Spurs Miscellany

Competition winner for best anecdote/quote goes to Tom Mitchell for this gem:

Christmas 1992 - when I was ten I won a Junior Spurs competition to go to the old Chase Lodge training ground and attend a first team training session. Weeing myself with excitement for days in advance, I was horrified to wake up on the big day to find myself covered in chicken pox and being told by my Mum that I couldn't go. Dad said 'course he's going' and proceeded to wrap me in the biggest coat he could find, along with a Spurs baseball cap and three Spurs scarves carefully placed to cover just about every individual chicken pock on my bonce.

We went along as planned and had a great day - the adrenaline of meeting the players overtook the wretchedly ill feeling I'd been suffering in the morning. I found out that Paul Allen did indeed really have a squeaky voice, it was confirmed that Gary Mabbutt was indeed the nicest man in the world, I had my photo taken with Teddy, Erik Thorstvedt, Nayim, Neil Ruddock, Ray Clemence and loads more, while Dad had a good chat with Vinny Samways about his rather sexy black Shogun that we'd parked next to. At the end of the sesh, a very young Nick Barmby, then one of the hottest properties in the game, came along and took my cap off, rubbed my head and said 'see you again mate, hope you enjoyed the day' and then disappeared.

I still have the newspaper clippings ruling him out of the following match with a sudden case of chicken pox.

Thanks to everyone that got involved. Some proper gems posted and sent in via email.

If you missed all the action, here's the original review for The Spurs Miscellany.


Reading through the 2012 revised and updated edition of the Spurs Miscellany - newly released this month - I realised something that about the old enemy from down the road (aside from the fact they were called Woolwich and played their football in Plumstead and attempted to merge with Fulham). Before they made their journey to North London, the local residents objected about the prospective move. Yet people turned up for their home matches. That's the same people probably bitching about the move, the same people living in North London, some of which probably frequented White Hart Lane before Highbury.

So the old enemy is not only a football club with nomadic tendencies and no true identity but also one whose new founded fanbase just down the road on the Seven Sisters is made up of turncoats and deserters. The ilk of fan that turns their back on their own. They're fundamentally Tottenham rejects. Their original North London fanbase is made up of football fans that turned their back on their local club and pledged allegiance to one uprooted from elsewhere and dumped in our back yard. That and the fact they are the only club in history not to be promoted on footballing merit. History is what defines you right? Even history that takes you back several decades.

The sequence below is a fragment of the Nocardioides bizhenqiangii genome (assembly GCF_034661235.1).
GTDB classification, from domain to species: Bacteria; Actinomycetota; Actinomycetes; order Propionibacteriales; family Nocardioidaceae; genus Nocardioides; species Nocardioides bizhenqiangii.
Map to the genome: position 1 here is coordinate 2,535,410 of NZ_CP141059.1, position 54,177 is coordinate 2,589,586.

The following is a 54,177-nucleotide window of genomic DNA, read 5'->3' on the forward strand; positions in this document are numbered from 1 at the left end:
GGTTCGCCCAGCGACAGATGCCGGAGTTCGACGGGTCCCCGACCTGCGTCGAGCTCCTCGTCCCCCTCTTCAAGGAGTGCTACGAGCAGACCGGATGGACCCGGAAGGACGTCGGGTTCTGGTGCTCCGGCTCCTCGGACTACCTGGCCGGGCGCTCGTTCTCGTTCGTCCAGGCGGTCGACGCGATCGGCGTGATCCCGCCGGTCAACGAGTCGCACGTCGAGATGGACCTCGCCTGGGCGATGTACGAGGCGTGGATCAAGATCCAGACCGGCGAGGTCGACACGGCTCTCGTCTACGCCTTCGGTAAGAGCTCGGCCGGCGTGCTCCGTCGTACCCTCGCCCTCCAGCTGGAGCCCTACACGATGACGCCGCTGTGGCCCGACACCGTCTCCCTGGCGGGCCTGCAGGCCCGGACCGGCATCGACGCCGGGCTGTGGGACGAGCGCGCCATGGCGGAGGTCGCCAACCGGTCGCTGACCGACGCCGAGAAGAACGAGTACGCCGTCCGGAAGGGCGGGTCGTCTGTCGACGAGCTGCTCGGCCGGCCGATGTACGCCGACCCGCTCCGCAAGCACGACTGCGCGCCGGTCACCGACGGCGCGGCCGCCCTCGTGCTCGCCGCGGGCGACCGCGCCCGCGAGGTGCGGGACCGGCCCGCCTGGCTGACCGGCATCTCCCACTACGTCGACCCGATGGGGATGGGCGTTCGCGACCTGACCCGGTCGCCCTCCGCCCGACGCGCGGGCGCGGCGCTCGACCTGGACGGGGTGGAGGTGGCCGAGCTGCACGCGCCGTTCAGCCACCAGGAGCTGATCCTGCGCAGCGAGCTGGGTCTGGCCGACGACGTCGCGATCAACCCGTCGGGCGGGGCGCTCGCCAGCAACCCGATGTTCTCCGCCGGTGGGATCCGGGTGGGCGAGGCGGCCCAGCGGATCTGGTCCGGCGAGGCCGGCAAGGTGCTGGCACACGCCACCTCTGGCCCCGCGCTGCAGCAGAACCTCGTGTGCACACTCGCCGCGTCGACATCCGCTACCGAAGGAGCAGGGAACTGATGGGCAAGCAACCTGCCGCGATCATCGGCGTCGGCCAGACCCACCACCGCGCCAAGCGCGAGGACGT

I knew all this already of course. I've read the Spurs Miscellany before. But now the prolific Martin Cloake and Adam Powley have updated their labour of love with new wonderful gems of facts, feats, records, anecdotes, classic matches, quotes, quirky info and trivia along with essential historical timelines that serve to remind all why we are a club bestowed with such rich colourful history. There's also biographical sections on club heroes like Paul Gascoigne, Danny Blanchflower, Steve Perryman, Gary Lineker and Chris Waddle as well as detailed season-by-season records for the geeks that wish to overdose on stats. There's also stories on some of our other famous Lilywhite legends and players you might not know (Walter Tull, Vivian Woodward) but you really should.

There's also a chapter dedicated to Mr Tottenham Hotspur, Bill Nicholson. And yes, Harry Redknapp and Gareth Bale are also included - as cited, it's revised and up to date (to the end of last season with the stats correct up until the start of the 2012/13 season).

The brilliant thing about this book is that you can literally pick it up, turn to any page and either read something you didn't know about Spurs or be reminded about something utterly irreverent yet funny or just down right glorious about our N17 haven. Love the entry on our crest (Badge of honour, page 31) along with our origin story and yes, even though I throw a cheap shot or two at Dial Square their own origins play such a big part in what is surely one of the most bitter rivalries in football (because love them or hate them, our rivalry is about football...rather than politics or religion or class wars). The story of our first ever game against them is also ironically funny.

Look, it's Spurs. You're Spurs. The book is jam-packed with quick-fire brilliance on Spurs. Ossie Ardiles foreword. Get on it.

The Tottenham Miscellany is published by Vision Sports Publishing RRP £9.99


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